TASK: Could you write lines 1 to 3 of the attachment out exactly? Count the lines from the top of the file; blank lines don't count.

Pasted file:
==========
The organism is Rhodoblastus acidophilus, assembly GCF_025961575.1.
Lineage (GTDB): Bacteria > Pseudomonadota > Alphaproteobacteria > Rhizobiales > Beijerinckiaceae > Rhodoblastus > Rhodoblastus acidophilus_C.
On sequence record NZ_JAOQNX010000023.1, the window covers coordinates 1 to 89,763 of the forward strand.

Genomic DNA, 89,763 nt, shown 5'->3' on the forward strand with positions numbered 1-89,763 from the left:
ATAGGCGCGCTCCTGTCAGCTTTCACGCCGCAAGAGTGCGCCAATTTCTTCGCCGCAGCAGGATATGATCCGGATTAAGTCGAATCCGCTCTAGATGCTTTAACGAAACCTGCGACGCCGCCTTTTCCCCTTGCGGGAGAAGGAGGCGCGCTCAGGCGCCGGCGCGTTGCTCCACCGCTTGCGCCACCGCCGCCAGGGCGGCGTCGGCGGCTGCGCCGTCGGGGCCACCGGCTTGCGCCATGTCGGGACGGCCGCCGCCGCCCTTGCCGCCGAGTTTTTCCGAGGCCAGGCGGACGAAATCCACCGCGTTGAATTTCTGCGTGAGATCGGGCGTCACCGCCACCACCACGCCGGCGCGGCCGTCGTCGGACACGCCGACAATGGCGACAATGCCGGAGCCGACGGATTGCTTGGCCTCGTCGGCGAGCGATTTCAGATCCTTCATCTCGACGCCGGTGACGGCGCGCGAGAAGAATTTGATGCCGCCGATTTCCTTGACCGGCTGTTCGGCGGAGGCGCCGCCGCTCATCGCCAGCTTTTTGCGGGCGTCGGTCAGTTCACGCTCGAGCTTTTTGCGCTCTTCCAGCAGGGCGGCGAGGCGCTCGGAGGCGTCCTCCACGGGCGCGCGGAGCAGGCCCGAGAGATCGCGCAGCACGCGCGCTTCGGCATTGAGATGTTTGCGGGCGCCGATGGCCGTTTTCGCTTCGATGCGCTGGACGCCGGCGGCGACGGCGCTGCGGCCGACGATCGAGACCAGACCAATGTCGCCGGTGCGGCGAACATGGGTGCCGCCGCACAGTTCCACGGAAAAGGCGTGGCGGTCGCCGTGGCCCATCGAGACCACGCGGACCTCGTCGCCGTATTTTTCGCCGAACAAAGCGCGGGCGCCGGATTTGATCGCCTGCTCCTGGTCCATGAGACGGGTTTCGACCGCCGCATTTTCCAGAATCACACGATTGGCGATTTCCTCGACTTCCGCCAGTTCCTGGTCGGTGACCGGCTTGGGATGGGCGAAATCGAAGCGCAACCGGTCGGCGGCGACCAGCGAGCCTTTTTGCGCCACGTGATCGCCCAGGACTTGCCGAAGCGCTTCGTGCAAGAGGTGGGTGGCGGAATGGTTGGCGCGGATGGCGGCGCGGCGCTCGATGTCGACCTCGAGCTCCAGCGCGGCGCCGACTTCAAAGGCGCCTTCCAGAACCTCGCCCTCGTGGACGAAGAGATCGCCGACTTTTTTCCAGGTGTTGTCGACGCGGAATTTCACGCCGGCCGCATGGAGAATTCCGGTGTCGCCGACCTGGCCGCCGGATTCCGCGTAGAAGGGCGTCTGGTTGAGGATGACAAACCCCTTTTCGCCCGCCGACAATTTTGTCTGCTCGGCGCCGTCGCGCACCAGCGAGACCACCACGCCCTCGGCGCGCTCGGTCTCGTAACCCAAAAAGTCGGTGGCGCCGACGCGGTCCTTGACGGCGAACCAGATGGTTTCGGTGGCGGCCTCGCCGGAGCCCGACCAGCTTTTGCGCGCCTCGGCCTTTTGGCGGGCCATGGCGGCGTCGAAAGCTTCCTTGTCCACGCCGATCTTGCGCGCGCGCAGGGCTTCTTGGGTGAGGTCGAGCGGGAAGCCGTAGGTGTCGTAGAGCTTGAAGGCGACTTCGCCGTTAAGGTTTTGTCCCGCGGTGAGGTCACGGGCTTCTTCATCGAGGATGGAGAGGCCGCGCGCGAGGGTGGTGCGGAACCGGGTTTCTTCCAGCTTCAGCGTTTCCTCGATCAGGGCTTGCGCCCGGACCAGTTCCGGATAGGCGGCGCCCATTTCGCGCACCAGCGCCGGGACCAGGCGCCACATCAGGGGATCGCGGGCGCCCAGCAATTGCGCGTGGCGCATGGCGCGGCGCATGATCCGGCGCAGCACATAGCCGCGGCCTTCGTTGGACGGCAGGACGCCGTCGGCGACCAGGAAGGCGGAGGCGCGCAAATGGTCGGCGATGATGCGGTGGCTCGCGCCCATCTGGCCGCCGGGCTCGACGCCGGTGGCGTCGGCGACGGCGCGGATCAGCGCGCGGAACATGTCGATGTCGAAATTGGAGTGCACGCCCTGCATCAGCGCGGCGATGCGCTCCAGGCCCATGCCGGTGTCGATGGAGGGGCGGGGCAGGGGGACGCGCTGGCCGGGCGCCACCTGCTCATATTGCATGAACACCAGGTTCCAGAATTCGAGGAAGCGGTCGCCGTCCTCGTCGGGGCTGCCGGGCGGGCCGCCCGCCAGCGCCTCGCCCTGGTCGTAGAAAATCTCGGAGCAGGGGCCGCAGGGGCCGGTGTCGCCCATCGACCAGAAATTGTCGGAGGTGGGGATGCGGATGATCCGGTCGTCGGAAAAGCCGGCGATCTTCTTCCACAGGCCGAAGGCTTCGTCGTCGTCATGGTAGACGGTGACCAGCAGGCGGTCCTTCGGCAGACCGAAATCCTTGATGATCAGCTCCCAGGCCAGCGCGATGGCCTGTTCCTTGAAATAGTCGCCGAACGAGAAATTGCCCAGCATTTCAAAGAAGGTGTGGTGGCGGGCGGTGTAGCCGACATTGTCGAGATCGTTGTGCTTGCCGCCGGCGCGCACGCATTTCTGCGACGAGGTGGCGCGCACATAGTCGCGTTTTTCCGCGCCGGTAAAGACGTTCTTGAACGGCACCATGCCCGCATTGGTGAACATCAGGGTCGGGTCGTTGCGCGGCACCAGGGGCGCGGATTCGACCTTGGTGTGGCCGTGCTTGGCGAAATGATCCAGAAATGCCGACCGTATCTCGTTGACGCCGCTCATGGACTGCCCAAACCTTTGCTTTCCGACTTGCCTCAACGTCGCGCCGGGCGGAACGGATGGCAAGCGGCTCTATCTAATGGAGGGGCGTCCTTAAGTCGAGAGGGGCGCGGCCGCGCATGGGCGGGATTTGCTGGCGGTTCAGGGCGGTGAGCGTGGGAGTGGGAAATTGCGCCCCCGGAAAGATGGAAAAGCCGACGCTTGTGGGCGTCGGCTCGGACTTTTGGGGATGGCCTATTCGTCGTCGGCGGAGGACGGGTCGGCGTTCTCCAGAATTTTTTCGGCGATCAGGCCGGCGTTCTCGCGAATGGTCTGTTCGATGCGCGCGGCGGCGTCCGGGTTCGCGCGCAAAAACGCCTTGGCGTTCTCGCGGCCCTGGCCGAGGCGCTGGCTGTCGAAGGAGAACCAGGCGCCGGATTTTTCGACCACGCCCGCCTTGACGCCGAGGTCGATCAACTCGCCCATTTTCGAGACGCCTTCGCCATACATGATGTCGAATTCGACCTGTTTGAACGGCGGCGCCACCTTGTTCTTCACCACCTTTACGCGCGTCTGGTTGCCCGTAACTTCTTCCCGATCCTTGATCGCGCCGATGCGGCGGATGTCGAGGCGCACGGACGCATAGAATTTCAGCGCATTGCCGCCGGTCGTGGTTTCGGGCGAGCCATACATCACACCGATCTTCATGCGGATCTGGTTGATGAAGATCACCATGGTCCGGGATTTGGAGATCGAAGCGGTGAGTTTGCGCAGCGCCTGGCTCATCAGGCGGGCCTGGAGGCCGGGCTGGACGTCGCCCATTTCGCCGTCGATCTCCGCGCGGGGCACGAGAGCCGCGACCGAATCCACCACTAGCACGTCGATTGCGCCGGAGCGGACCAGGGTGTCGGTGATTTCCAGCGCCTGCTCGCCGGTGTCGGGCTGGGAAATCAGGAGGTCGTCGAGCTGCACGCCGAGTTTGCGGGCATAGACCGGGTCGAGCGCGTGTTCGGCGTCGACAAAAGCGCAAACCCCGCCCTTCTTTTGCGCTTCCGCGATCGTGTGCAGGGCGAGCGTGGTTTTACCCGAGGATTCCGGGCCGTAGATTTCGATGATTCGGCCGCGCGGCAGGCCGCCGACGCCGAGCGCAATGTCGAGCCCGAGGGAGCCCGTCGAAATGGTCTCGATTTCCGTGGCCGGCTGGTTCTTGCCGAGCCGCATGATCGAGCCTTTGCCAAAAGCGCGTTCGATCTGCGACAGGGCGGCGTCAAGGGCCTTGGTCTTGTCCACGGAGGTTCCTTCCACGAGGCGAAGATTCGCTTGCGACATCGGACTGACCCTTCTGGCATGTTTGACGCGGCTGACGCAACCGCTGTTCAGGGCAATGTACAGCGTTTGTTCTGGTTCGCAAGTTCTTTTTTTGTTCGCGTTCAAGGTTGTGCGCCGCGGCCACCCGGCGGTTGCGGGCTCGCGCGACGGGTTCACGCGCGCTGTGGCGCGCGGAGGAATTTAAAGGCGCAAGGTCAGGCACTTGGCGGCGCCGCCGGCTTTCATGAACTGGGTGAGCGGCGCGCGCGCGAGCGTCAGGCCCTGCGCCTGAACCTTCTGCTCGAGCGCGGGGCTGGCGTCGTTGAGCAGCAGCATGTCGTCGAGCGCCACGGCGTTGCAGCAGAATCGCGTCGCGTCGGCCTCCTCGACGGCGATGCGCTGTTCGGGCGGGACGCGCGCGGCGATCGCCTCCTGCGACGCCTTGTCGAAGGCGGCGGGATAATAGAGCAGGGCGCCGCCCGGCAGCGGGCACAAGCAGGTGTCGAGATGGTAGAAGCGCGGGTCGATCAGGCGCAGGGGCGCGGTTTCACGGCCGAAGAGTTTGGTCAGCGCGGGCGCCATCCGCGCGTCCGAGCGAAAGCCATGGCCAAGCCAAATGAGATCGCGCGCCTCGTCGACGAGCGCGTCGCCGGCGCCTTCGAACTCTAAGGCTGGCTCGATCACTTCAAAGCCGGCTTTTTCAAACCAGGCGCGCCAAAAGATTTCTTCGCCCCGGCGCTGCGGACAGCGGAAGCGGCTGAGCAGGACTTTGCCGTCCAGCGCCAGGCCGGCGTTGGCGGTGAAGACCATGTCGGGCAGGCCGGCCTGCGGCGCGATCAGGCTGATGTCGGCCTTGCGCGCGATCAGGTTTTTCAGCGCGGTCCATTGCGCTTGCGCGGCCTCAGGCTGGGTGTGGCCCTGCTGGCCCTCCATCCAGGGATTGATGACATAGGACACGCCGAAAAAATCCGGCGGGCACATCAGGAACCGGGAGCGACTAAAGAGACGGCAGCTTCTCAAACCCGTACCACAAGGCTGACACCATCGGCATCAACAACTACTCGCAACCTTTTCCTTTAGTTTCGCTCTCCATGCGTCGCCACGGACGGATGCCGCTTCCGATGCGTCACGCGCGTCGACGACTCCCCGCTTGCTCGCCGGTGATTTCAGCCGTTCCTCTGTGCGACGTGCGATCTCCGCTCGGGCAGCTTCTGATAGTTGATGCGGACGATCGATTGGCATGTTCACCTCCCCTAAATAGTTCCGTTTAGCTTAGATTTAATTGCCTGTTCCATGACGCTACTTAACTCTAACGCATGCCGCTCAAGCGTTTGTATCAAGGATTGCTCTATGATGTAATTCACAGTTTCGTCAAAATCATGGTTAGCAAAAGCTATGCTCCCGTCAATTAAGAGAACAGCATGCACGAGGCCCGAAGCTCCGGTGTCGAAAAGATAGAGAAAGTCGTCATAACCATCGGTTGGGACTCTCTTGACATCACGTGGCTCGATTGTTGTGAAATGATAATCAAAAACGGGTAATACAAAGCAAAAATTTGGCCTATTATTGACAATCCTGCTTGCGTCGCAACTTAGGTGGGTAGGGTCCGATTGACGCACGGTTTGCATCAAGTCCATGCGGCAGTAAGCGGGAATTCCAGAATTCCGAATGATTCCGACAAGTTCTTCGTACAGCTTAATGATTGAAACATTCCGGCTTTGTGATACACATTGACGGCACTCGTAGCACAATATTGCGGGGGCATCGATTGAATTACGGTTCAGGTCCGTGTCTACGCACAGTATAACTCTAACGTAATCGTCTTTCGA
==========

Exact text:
The organism is Rhodoblastus acidophilus, assembly GCF_025961575.1.
Lineage (GTDB): Bacteria > Pseudomonadota > Alphaproteobacteria > Rhizobiales > Beijerinckiaceae > Rhodoblastus > Rhodoblastus acidophilus_C.
On sequence record NZ_JAOQNX010000023.1, the window covers coordinates 1 to 89,763 of the forward strand.